Thomas Riggins is the book review editor of Political Affairs and can be reached at

Monday, October 16, 2006


Book Roundup # 13: The Red Army, History Of The US Senate And North Korea And Nukes
By Thomas Riggins [PA Archives]

Here is number 13 in our series of Book Roundups--- which are essentially reviews of reviews of the current literature. The 12 previous roundups are archived on our website. Anyone who wants to do a full review of any of these books, please contact us at

IVAN’S WAR: LIFE AND DEATH IN THE RED ARMY, 1939-1945 by Catherine Merridale, Metropolitan Books, pp. 462, reviewed by William Grimes, New York Times 2-15-06.
I’m sure it was no fun being in the Red Army during W.W.II. Grimes’ review is very positive about this book which paints a very negative picture of the Soviet Army-- one almost forgets that they were fighting 80% of the German army and basically saved Europe from the Nazis. To paint her picture the author relies not only on “historical reconstruction” but also “sympathetic projection.” Her only problem seems to be that when she interviews the actual Soviet veterans of W.W.II her reconstructions and projections are rejected by them. Grimes says that “Ms. Merridale is understanding about why that might be.” But it doesn’t occur to him, or it seems to her, that it might be because her book is more cold war fiction than it is actual historical fact.

THE MOST EXCLUSIVE CLUB: A HISTORY OF THE MODERN UNITED STATES SENATE by Lewis L. Gould, Basic Books, 416 pages, reviewed by Sam Rosenfeld in The American Prospect, December 2005.
This review will lead you to really think about the role of the Senate. It begins by remarking on the Senate minority leader Harry Reid’s defense of the filibuster as a weapon against the Republicans. We should remember that the filibuster was traditionally condemned by progressives as anti-democratic because a determined minority could disrupt the will of the majority. It was infamously used by segregationist senators to prevent civil rights legislation from being passed. O tempora, O mores!
When Gould began his book he thought he was going to find out what a noble and good institution the Senate was. Instead, he writes, it has “genuinely impede[d] the nation’s vitality and evolution.” The reviewer points out that this is a history covering the time from Teddy Roosevelt to George W. Bush’s re-election (that should be “re-election” since he was not really elected to his first term). The author’s theme is the Senate “as a graveyard of progressive reform.” Gould points out that “the filibuster has stood in the way of necessary reform.” The times the Senate has had a chance to do something progressive have been few and far between and this is primarily due to the filibuster. It would seem that it should go. The Senate itself should go too for it is inherently ant-democratic and anti-working class.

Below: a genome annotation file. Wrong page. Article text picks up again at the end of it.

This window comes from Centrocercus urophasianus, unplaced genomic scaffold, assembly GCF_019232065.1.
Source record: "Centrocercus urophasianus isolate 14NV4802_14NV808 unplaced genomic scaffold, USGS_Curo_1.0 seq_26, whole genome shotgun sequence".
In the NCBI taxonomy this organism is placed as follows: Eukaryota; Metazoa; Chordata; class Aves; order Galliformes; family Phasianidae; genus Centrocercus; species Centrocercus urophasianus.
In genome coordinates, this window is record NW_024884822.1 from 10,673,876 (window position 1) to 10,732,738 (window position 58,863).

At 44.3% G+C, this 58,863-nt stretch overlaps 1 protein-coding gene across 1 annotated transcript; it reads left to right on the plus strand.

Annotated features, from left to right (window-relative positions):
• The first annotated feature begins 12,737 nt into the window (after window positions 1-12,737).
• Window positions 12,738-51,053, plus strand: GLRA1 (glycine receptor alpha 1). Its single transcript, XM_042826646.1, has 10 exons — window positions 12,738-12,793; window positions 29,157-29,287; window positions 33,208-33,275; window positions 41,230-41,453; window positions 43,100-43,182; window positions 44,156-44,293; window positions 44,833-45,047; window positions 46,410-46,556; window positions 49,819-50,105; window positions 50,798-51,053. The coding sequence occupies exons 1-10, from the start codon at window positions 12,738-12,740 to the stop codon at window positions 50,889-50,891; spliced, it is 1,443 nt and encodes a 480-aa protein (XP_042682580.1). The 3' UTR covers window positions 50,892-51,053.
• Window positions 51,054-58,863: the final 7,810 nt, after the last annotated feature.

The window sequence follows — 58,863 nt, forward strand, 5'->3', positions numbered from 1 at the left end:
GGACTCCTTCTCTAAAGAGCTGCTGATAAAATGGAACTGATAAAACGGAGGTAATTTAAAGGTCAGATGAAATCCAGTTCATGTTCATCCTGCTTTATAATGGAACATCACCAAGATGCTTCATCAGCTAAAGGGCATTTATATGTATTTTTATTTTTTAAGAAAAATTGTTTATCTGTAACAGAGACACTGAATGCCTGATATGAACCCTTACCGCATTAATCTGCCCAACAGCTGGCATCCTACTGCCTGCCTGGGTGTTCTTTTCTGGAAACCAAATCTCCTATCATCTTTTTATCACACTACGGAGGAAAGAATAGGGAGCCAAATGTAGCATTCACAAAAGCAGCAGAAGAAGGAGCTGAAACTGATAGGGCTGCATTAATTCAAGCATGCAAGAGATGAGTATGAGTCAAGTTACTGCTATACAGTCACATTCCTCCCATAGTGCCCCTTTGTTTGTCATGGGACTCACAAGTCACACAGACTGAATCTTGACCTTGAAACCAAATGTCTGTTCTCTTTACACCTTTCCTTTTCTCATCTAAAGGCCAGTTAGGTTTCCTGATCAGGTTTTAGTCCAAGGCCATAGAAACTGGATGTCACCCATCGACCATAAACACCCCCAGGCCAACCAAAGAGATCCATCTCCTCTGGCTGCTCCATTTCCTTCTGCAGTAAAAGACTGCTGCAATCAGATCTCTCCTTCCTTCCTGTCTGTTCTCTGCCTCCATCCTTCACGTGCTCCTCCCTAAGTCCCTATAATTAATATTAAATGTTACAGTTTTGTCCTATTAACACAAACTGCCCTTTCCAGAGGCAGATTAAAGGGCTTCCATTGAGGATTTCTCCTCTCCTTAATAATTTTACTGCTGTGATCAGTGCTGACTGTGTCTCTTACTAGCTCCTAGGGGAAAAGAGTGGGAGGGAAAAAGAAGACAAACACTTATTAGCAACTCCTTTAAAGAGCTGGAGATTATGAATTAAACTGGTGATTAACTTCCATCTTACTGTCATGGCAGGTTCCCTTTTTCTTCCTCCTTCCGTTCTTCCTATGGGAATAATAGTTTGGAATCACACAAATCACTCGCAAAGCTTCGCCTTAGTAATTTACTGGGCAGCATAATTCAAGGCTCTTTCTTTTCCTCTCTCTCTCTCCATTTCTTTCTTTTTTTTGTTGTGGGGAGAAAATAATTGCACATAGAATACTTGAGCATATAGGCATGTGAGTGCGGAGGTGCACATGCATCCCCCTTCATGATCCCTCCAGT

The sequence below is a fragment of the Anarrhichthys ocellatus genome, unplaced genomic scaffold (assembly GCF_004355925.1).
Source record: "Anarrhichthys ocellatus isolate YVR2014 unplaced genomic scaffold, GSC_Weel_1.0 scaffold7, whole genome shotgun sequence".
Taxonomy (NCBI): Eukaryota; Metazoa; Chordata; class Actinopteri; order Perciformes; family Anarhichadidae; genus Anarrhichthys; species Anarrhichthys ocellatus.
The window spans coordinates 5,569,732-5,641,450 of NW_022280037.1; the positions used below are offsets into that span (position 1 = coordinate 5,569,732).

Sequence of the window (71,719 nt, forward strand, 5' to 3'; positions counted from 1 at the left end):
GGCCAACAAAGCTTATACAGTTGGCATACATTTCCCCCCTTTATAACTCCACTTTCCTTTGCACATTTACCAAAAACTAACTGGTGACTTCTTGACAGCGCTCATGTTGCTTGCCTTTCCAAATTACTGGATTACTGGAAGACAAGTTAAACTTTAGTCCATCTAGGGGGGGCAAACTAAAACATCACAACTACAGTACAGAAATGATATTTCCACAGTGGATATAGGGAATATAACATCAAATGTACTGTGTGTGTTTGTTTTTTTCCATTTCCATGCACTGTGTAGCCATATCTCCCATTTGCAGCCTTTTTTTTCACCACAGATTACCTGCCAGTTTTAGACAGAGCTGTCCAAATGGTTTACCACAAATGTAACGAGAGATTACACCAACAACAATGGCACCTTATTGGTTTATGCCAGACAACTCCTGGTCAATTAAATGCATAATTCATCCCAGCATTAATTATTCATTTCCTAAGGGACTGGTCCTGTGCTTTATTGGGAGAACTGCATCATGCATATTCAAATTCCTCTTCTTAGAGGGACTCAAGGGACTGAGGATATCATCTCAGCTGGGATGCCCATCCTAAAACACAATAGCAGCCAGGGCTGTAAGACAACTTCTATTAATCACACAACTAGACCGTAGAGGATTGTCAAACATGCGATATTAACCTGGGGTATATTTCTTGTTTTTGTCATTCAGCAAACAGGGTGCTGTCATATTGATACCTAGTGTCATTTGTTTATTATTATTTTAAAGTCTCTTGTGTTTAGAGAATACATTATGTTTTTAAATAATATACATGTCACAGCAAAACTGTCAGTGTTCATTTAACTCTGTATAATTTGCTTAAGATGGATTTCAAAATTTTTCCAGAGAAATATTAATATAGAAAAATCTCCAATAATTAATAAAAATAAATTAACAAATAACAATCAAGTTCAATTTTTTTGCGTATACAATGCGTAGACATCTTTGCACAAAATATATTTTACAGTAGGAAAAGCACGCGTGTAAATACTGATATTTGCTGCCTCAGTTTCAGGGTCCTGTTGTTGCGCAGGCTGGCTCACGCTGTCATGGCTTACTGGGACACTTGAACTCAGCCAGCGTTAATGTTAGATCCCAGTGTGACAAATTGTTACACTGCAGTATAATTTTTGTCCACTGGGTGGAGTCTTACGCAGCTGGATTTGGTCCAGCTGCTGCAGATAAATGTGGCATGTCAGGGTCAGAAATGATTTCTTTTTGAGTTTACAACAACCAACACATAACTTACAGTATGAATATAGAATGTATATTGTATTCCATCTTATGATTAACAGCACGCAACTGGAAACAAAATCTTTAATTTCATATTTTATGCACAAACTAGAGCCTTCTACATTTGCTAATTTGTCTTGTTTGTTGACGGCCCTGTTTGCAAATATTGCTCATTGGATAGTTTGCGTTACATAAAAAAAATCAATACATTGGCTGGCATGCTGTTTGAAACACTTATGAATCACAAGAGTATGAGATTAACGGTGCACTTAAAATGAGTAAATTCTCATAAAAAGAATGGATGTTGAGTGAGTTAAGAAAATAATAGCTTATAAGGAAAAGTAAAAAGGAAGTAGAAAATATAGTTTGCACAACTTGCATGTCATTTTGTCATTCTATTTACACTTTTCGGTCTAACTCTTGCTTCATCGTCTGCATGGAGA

When New York has the same representation as Montana or South Dakota there is not even an illusion of democratic equality of representation. Going beyond Gould, the reviewer points out that “the Senate will almost invariably be whiter and wealthier than the House.” Rosenfeld concludes that “liberalism stands to gain the most” in the long run if the Republicans get rid of the filibuster and other undemocratic procedures in an effort to stifle Democratic attempts to foil their plans. They would inadvertently “effect a lasting transformation of the Congress into a more parliamentary-style institution.”

NUCLEAR SHOWDOWN: NORTH KOREA TAKES ON THE WORLD by Gordon C. Chang, Random House, 327 pages, reviewed by David Sanger in The New York Times 1-19-06.
After reading this review it is difficult to tell which of the two, the author or the reviewer, is more ignorant ( a polite word). The title itself is stupid. North Korea doesn’t want to “take on” anyone, let alone the world. Chang seems to think if you don’t bow down to the US that is “taking on the world.” North Korea’s having the bomb bugs the US but it is ok for Israel to have it. Israel, of course, is not “taking on the world”-- despite its record of ignoring UN resolutions.
Sanger opines that the DPRK wants the bomb “figuring that Saddam Hussein’s mistake was taking on the the United States without getting his nukes in order.” It is really idiotic to suggest that Iraq wanted to “take on” the United States. The reviewer also writes that the DPKR “is a tiny country that should have collapsed years ago in a radioactive heap.” Is this a suggestion that it should have been nuked by the US a long time ago? When the Times lets such BS decorate it’s pages one can only wonder why it is promoting such ill considered propaganda under the guise of “journalism.”
Chang himself, who is sometimes referred to as Mr. Gordon by the reviewer, shows his own level of intellectual deficiency when he thinks himself clever by referring to the DPRK as “Kim’s [i.e., Kim Jong Il] Ku Klux Korea.” This is enough of a hint that this book is just a pile of pro-imperialist trash trying to pass itself off as a serious work. Sanger is just as bad as Chang. He tells us we have to fear an al Qaeda terrorist or an Iranian mulla “tired of waiting for his scientists to cook their own uranium” turning to North Korea for bomb fuel. I didn’t know that there was a viable job market for scientists in the mulla/terrorist community. I wonder how this review would have been received if besides “an Iranian mulla” Sanger had also included “ a West Bank Rabbi” from illegally occupied Palestinian land. The up shot of all this is that neither the book nor the review is worth while reading, and neither will be The New York Times if it keeps on putting this type of junk in its pages.